Signs and Symbols in the Mass



Remembering the dress your wife wore on your first date or your husband’s favorite meal are small things that truly touch the heart when they are remembered.

It is in the little things &#0151 things that may seem unimportant &#0151 that we show our unity and find the richest symbolism. It is in the little things of the Mass that we see our unity as Catholics and the richest symbols of the liturgy.

When non-Catholic Christians choose to join the Catholic Church, one factor that they often say attracted them to Catholicism is the beauty of our liturgies, the ritual beauty of our Mass. Yet, many of these converts also wonder why our liturgies are so structured. I find that many Catholics often wonder this, also, and I think that we are unfamiliar or uncomfortable with it because, as a society, we are moving away from formalities. Our society is becoming more informal, as some people like to call it (I prefer the term sloppy, myself, but that is just my opinion).



The loss of formality in society causes us to lose our understanding of the importance of formality in human experience. Formalities are a very natural and necessary part of our lives. When children have a tea party, the first thing they do is to create rules: “You sit there, and I sit here, and first we drink this and then we eat that.” Those are formalities. We should not have any athletic event without rules to structure the play and penalties for breaking those rules. Those are formalities. If cars did not all stop on red and go on green, then we whould have total chaos on the streets. Those are formalities. They are a natural and necessary part of human endeavors. Hence, it is perfectly natural that formalities would abound in the worship of our God, which is the most profound human endeavor.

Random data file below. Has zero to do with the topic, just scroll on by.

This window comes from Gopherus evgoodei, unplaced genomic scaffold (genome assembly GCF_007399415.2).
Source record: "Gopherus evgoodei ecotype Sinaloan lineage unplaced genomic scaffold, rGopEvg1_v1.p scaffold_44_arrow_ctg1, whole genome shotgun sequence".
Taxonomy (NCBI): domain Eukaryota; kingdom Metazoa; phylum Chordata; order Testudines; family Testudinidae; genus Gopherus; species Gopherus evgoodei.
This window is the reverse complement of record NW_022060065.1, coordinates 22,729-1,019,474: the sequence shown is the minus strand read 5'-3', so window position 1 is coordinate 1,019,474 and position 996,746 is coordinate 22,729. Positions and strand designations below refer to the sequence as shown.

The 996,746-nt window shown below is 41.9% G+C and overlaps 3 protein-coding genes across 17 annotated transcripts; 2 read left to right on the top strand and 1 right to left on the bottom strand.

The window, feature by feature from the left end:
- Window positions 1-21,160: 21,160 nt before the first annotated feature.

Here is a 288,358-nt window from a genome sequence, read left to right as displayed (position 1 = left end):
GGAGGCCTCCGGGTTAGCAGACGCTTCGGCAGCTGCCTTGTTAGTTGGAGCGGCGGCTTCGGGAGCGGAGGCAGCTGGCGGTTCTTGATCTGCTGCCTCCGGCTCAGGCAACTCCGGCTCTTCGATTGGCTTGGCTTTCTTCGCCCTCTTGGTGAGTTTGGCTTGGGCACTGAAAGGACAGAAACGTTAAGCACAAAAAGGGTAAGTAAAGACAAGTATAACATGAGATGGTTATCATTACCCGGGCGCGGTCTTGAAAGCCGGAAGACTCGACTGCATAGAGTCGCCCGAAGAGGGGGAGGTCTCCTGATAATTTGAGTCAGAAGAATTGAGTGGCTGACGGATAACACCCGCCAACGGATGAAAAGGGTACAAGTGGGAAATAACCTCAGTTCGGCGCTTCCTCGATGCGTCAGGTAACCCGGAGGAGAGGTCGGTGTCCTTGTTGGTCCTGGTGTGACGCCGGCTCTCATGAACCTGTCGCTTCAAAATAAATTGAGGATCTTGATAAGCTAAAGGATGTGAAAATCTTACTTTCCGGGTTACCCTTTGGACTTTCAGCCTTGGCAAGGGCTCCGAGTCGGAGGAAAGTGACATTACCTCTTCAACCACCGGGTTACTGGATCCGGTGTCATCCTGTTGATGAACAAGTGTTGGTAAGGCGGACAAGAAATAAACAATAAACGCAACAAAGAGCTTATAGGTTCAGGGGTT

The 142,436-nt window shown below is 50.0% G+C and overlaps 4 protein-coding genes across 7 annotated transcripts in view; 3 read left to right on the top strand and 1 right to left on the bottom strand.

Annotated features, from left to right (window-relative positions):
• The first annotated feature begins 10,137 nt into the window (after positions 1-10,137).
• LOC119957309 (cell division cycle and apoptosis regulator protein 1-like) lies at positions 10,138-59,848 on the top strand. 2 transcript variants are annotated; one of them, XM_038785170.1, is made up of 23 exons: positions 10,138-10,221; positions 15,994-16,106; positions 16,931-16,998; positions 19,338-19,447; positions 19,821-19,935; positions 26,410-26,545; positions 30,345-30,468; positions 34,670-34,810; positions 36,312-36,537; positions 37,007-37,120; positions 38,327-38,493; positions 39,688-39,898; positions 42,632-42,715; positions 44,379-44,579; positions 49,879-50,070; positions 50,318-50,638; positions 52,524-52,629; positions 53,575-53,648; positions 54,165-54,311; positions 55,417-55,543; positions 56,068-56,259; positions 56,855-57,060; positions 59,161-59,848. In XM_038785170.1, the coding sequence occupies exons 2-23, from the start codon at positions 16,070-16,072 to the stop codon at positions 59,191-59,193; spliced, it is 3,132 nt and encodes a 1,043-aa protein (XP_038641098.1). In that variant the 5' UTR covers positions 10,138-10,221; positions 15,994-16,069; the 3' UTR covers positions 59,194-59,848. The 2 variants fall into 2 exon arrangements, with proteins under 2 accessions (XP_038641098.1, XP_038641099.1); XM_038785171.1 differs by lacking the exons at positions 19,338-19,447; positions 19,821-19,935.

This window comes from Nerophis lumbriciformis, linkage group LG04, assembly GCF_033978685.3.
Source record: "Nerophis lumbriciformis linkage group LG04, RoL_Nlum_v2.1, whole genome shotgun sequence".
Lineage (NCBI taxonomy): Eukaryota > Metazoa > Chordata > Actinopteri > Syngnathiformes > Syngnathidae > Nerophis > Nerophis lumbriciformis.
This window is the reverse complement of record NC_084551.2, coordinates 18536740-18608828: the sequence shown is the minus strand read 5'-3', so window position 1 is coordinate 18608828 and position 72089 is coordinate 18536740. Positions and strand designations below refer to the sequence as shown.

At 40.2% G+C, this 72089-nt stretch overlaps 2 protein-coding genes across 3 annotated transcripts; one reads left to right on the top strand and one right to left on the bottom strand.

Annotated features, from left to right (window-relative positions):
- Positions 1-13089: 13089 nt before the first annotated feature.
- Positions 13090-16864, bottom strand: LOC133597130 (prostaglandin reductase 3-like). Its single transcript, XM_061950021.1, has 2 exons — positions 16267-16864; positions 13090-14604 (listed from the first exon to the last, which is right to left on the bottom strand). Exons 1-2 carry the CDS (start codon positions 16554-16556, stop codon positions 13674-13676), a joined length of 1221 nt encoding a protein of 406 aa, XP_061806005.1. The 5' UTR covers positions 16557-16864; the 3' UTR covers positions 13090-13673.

The Mass is, in fact, a ritualized prayer. A ritual, by its very definition, is something structured, something formal. When we come to Mass, we enter into the ritual, we conform ourselves to it. We do not conform it to us, because the Mass is eternal. It is our foretaste of Heaven. So, we conform our lives to this heavenly liturgy.

 

At the Last Supper, the first Mass, Christ transformed the Passover meal into a symbol of the sacrifice that He would make the next day for the redemption of mankind. We see the sacrificial nature of the Mass in the separation of the body and the blood. When something is sacrificed, it is killed. It is cut open and the blood pours out, so the body and blood are separated. The ritualized, formal way that we symbolize that at the Mass is by consecrating the bread and wine separately; and the two do not meet again until the commixtio, the commingling rite.